94WIP Radio’s Howard Eskin isn’t necessarily a baseball guy, but he is a big player in the Philadelphia sports radio scene, and he’s reporting tonight that the Phillies and Blue Jays are involved in “serious talks” about a deal involving Jose Bautista and Domonic Brown.
It’d be a swap of 2013 All-Stars, one seven years older than the other. Bautista, the AL leader in homers in both 2010 and 2011, hit .259/.358/.498 with 28 homers in 452 at-bats last season before a hip injury ended his season in August. It’s the second straight year he’s suffered a season-ending injury; he hurt his wrist in 2012 and required surgery.
Brown, 26, busted out with a big first half before fading last season, ending the year at .272/.324/.494 with 27 homers in 496 at-bats. He’s a poor defensive outfielder, but still a major asset at his price tag. He won’t be arbitration eligible until after next season or a free agent until after 2017.
Bautista is due $14 million each of the next two years, with a $14 million club option for 2016. He’s a great value at that price, but if the Jays did trade him for Brown, they’d free up money to chase a top free agent starter or catcher.
The Blue Jays could also ask for first baseman-outfielder Darin Ruf along with Brown. Ruf wouldn’t have much to do in Philly with Bautista and Marlon Byrd playing the outfield corners and Ryan Howard back at first, but the Jays could use him as a first baseman against lefties and as insurance if Melky Cabrera struggles.
Still, all of this seems highly unlikely to come together. This rumor might have been illegitimate from the get go, and even if there is some truth to it, that doesn’t mean something has to get done.
The Athletics placed left-hander Sean Manaea on the 10-day disabled list with a shoulder strain, according to a team announcement on Sunday. The move is retroactive to April 27, when Manaea was lifted from his last start after experiencing shoulder tightness. Manager Bob Melvin told reporters that he only expects Manea to miss one start during his stint on the DL, as the team is planning to utilize right-hander Sonny Gray in his place on Tuesday.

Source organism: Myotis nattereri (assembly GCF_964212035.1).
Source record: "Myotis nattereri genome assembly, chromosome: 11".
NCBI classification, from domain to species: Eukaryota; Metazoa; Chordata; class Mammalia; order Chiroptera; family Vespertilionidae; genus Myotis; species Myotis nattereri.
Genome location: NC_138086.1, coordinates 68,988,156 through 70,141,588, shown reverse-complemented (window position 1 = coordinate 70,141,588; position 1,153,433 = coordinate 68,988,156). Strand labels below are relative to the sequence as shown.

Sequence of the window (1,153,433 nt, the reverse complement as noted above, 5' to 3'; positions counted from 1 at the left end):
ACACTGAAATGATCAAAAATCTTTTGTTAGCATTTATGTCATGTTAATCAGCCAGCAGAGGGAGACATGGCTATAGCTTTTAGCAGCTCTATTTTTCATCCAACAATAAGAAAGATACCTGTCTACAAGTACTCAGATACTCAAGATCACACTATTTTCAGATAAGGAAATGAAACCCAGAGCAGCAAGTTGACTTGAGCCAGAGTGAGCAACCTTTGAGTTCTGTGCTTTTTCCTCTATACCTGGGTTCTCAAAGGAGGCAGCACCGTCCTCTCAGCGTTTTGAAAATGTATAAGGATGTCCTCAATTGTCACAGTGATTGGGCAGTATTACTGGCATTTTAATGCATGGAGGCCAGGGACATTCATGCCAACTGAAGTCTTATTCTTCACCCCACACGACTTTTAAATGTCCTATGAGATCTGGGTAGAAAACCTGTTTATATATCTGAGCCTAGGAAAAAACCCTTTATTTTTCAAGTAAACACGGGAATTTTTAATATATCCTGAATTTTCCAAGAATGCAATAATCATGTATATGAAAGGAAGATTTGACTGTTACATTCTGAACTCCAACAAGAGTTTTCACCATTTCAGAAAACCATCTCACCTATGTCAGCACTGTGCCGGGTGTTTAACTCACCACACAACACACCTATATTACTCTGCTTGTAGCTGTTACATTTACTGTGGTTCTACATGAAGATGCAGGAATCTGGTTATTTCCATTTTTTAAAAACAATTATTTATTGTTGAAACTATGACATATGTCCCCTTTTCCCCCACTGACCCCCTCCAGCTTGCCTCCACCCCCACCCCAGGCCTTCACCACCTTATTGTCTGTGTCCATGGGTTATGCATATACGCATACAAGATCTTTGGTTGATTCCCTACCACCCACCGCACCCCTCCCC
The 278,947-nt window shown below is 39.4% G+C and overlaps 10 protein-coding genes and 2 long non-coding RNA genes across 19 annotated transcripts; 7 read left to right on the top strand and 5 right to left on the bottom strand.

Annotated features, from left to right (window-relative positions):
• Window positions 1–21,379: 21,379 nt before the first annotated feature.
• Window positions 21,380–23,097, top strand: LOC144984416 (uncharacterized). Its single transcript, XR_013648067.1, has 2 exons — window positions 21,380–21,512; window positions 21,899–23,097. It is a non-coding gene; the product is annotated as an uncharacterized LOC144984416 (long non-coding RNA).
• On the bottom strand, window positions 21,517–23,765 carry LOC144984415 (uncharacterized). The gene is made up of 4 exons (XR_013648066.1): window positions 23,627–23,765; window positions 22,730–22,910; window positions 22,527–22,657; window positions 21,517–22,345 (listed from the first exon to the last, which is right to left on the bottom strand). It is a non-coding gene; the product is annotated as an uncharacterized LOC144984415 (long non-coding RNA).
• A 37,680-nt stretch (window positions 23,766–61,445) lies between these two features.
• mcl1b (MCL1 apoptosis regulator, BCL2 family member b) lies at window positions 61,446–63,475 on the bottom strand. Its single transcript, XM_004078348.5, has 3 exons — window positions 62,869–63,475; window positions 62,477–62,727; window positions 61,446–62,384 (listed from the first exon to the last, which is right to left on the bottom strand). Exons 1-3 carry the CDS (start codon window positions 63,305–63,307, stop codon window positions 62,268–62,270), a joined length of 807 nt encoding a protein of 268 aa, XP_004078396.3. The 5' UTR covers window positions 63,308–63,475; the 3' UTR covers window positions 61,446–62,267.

Manaea, 25, has yet to find his footing in his sophomore season with the Athletics. Over five starts, including his abbreviated outing against the Angels last Wednesday, the left-hander carries a 5.18 ERA, 3.28 FIP and 10.0 SO/9 through 24 1/3 innings. Even when healthy, control issues have spoiled some of his more dominant outings, doubling his walk rate per nine innings from the 2.2 BB/9 mark he posted during his rookie season in 2016.
With Manaea due back in the rotation by May 7, the A’s will eventually need to clear roster space to accommodate him. Susan Slusser of the San Francisco Chronicle speculates that the decision could come down to right-handers Jesse Hahn and Jharel Cotton, though the team is still several days away from any formal announcement. Cotton has looked like two wildly different pitchers over his last five starts, tossing two-hit shutouts on his good days and getting shelled with 5-6 runs on his bad days. Hahn, meanwhile, has been a steadier presence in Oakland’s rotation, and his 2.08 ERA and eight-inning shutout should keep him in the majors a while longer, especially if he can replicate those results against the Astros on Sunday.
Mets’ right-hander Noah Syndergaard will take the hill on Sunday afternoon, just three days after he was scratched from a start due to right biceps tendinitis and shoulder discomfort. Syndergaard told reporters that he refused recommended medical testing on his arm because he felt “ready to go” after taking anti-inflammation medication and tossing a bullpen session on Friday. “I think I know my body best,” the right-hander said. “I’m pretty in tune with my body, and that’s exactly why I refused to take the MRI.”
It’s an unusual decision for a pitcher who has already succumbed to several serious arm issues, some as recent as last season, but as club GM Sandy Alderson told the New York Times’ James Wagner, the Mets aren’t in a position to force the issue.
This is a tense time for the Mets, whose lineup has been fraught with injuries of nearly every variety, from Yoenis Cespedes‘ hamstring issue to Steven Matz‘s elbow inflammation and David Wright‘s cervical disc herniation. Syndergaard’s setback last week didn’t appear too serious, but it would make sense for the team to take things slowly with their best still-healthy hurler. Instead, they’ll push forward on Sunday against the Nationals and hope that Syndergaard’s read on his biceps issue is an accurate one.
The 24-year-old righty is 1-1 through his first four starts of 2017 with a 1.73 ERA, 0.0 BB/9 and 10.4 SO/9 in 26 innings. He’s scheduled to make his first start against the Nationals on Sunday at 1:35 PM ET.